During his lonely season at UCLA, Rooney succumbed to his hectic schedule and stayed away from yoga. After Golden State drafted him with the 30th overall pick in the 2015 NBA Draft, he missed most of his rookie year with a hip injury that underwent two surgeries to repair left and right labrum tears. After that, he suffered from chronic neuralgia. He broke his collarbone during the 2019 NBA Finals and underwent trunk surgery in 2020. He returned for the 2020-21 season, but felt disappointed in his own play.
“It didn’t work as well as it used to,” he said. “I didn’t have that kind of burst or coordination.”
After the season, Rooney approached Dr. Rick Celebrini, director of sports medicine and performance at Golden State University, with specific requests: “Does anyone know a yoga teacher?”
In fact, Dr. Celebrini had someone in mind. He linked Rooney with Webb, a fellow Canadian who has worked with other athletes for years. Their first virtual session was a huge success.
“I can’t say I liked it,” Rooney said.
Webb was relentless in his initial assessment sent to Golden State head performance coach Kyle Barber, pointing out several areas where Looney’s mobility is limited. But she saw potential, and Rooney let him know after the session that she was sore, especially in her glutes and abs, and that there was room for improvement.
“We don’t do a lot of long static holds,” said Webb. “It’s about replicating the biomechanics of movement in sports.”
Rooney worked with Webb several times a week that summer before suspending sessions at the beginning of the 2021-22 season. At the time, Rooney wondered if Joga was just part of his offseason routine.
“But after six or seven games, I felt like my body was back to where it was before,” he said. ‘Can we do this on the day of the game?'”
By the middle of last season, Rooney had enough faith to organize a Joga session for the players, coaches, staff involved in basketball operations, and anyone else who wanted to learn more. As usual, Webb led the class remotely. Even from thousands of miles away, she could sense varying levels of interest.
“Draymond cut his toenails in the middle of it,” she said with a laugh. “I wonder if this is actually happening?”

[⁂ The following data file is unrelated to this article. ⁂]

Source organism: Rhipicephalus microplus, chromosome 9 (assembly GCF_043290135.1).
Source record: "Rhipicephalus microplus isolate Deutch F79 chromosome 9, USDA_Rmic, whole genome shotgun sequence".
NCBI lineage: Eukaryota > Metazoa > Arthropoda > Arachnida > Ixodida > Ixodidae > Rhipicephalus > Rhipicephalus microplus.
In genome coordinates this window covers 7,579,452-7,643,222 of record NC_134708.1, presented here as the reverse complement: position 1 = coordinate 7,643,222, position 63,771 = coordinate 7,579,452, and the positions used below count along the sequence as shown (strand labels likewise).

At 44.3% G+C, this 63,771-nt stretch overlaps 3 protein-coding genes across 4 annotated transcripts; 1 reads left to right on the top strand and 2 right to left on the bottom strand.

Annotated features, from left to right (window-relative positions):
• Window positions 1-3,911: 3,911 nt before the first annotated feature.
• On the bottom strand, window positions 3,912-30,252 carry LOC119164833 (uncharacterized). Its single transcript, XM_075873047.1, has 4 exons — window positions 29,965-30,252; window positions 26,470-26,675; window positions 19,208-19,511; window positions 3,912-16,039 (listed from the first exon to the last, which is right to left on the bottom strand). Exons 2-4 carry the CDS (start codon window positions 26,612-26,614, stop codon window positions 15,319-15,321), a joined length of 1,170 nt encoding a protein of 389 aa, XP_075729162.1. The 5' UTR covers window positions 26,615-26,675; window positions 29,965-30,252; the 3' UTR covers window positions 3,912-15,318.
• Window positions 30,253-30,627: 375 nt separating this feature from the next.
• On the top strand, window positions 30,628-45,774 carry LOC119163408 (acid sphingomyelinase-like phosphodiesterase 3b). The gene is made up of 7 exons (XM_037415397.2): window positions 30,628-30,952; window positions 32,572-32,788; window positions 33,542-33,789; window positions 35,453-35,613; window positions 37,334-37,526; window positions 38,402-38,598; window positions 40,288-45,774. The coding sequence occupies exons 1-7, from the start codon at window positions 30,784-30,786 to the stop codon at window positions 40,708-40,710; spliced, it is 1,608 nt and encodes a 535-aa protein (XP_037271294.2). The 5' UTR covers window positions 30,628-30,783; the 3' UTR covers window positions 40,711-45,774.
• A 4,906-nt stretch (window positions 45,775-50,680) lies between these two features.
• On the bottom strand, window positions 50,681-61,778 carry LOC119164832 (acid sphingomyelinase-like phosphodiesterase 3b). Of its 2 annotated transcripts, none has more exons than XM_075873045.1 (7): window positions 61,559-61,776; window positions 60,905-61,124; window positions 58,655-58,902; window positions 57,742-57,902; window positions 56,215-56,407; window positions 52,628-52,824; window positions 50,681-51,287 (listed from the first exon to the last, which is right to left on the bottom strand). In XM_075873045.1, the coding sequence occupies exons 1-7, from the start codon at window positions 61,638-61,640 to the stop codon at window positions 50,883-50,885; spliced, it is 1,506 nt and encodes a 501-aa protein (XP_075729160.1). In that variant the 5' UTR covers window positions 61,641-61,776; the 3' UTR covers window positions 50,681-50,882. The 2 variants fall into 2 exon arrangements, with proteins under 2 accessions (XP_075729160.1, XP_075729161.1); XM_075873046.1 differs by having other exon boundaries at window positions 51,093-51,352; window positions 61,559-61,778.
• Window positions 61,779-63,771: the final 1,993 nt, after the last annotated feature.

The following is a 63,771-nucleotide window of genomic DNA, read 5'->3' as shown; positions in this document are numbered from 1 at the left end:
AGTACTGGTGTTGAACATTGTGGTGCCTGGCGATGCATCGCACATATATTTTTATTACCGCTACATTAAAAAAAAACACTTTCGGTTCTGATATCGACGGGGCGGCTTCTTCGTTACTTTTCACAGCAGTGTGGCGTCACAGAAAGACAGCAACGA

Moody’s general conclusion was confusion. As a teenager, he was in Little Rock, Arkansas, attending yoga classes at his local LA fitness. However, Webb may have spoken a foreign language.
“She was talking really fast about all these muscles that we were supposed to be activating,” Moody said. I just don’t know what I’m doing.”
But Moody was also intrigued. Over the next few weeks, after bombarding Rooney with questions about Joga and human anatomy, Moody called Webb. “She gave me an overview,” he said.
Rooney invited Moody to attend the next Joga session before the game and paid for all classes for the rest of the season. Since then, they have been inseparable Joga companions. If the team schedules an 11 a.m. shootaround, Rooney and Moody typically hit the mats on the team’s practice court at 8:30 a.m. to stretch, lunge, twist and breathe for 40 minutes.
“I can actually tell the difference please do not Go for it,” Moody said. “I just feel smoother in my movement. When that ball comes off the rim, I feel like Spider-Man.”
After over 200 remote sessions with Looney, Webb finally First meeting with both players when the Warriors were in Toronto to face the Raptors in December. “It was very special,” he said Webb.
On Sunday, Webb started the session by performing a series of breathing exercises.
“Let your jaw relax for four minutes,” she said. “Soften three ribs. Start squeezing her lower abdomen for two seconds. Now take a full breath and empty it there. Notice what you’re thinking.”
Eventually Webb let them do one dynamic move after another. She was careful to keep her fingers spread when Moody was in the plank position. She urged Rooney to lift her “pelvic floor.” She referred to her hips and femurs, lateral intercostals and adductors.
Finally Rooney lay on his back, closed his eyes and exhaled.